A new way

How can we turn the situation around? Short answer: by focusing on what we can control

If the situation has a solution, why worry about it? If the situation has no solution, why worry about it? Worrying gives us a false sense of control. When we worry, we keep our attention on what we cannot change, and this makes us feel that we are doing something about it. But, this is far from being true, focusing our attention on things outside our control will leave us exhausted and powerless. 

How can we find agency even in situations where so much is beyond our control? By adopting a player mindset. We can develop and improve our player mindset. In fact, the times of great uncertainty and external headwinds are precisely the times when we can grow the most.

The player mindset implies choosing to be responsible in the face of a challenge, identifying what we can control in that situation, and putting into action the resources we have to achieve it. Fred Kofman, BetterUp and Leadership Development Advisor at Google explains how moving from a victim to a player mindset can completely change the rules of the game. 

Being the agent of what happens in your life gives you the ability to make decisions where you can, to recharge energy by feeling more in control, and to project your actions and their development in the future. This shift brings forth confidence in knowing that there is always a way and actions you can take to achieve your desired outcome. Agency is the basis of player mindset.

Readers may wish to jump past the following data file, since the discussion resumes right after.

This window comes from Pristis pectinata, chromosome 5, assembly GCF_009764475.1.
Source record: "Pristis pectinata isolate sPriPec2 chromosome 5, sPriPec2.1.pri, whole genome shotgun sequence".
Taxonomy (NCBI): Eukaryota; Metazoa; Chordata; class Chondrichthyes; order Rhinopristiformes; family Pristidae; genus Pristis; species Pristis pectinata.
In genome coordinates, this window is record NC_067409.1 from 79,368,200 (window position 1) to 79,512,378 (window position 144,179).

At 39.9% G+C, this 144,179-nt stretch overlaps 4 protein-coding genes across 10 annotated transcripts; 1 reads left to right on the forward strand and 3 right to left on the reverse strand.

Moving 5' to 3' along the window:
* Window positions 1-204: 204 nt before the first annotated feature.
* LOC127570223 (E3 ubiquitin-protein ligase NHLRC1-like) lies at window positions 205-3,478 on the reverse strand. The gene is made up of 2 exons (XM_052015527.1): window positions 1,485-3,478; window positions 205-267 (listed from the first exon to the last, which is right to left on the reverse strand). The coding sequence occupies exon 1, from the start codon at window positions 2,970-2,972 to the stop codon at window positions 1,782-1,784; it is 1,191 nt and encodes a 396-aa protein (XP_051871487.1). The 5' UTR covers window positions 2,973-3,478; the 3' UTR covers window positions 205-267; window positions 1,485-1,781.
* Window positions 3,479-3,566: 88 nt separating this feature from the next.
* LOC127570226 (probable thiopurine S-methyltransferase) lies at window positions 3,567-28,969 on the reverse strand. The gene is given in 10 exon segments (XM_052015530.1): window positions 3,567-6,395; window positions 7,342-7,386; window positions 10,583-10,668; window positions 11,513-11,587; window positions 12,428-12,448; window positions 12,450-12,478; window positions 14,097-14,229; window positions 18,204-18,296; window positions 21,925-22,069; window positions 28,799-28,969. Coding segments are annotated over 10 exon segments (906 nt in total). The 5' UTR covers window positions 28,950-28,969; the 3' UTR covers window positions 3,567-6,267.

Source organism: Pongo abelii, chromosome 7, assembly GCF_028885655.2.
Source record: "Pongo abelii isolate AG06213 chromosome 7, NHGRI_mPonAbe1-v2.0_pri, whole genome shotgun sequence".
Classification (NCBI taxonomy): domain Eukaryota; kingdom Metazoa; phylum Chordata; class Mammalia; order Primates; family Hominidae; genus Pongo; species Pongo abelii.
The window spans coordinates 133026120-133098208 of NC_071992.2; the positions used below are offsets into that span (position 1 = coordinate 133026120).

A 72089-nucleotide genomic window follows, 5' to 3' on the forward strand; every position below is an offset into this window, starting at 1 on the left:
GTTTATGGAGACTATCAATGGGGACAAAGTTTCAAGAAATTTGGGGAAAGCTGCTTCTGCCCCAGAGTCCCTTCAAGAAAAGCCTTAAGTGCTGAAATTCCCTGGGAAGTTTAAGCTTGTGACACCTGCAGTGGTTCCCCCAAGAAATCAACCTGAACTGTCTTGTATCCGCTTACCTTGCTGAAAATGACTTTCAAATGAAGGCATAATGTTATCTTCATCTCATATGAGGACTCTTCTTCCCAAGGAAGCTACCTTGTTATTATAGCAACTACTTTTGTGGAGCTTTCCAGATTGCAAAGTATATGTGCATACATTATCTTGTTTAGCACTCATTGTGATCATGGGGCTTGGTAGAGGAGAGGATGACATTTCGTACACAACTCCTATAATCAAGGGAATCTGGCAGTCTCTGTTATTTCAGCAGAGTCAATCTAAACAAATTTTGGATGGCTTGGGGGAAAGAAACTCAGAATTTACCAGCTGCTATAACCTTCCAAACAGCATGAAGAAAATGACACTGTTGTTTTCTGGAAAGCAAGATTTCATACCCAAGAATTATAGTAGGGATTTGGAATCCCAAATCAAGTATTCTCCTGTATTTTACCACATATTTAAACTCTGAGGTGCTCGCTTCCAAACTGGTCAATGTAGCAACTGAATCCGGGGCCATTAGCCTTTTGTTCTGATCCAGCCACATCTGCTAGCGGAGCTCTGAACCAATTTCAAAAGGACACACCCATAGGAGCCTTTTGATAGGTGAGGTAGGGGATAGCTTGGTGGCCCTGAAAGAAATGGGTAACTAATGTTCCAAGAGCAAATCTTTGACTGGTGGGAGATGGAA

What’s great (and less well-known) is that this agency and player mindset can be developed and improved.

3 evidence-based benefits of agency

Agency and self-efficacy are two pillars of well-being and productivity. And this is a well-proven fact. There is a multitude of studies that demonstrate how cultivating agency and self-control can have a real impact on our performance and well-being. 

  1. We start believing in ourselves. Beliefs about your ability to succeed in a specific situation or task play an important role in how you approach goals, tasks, and challenges. Believing that we can cause an effect and change the situation with our actions is itself an incentive for action. Therefore, believing that we can change to produce an effect on what we aim to do increases, automatically, our motivation.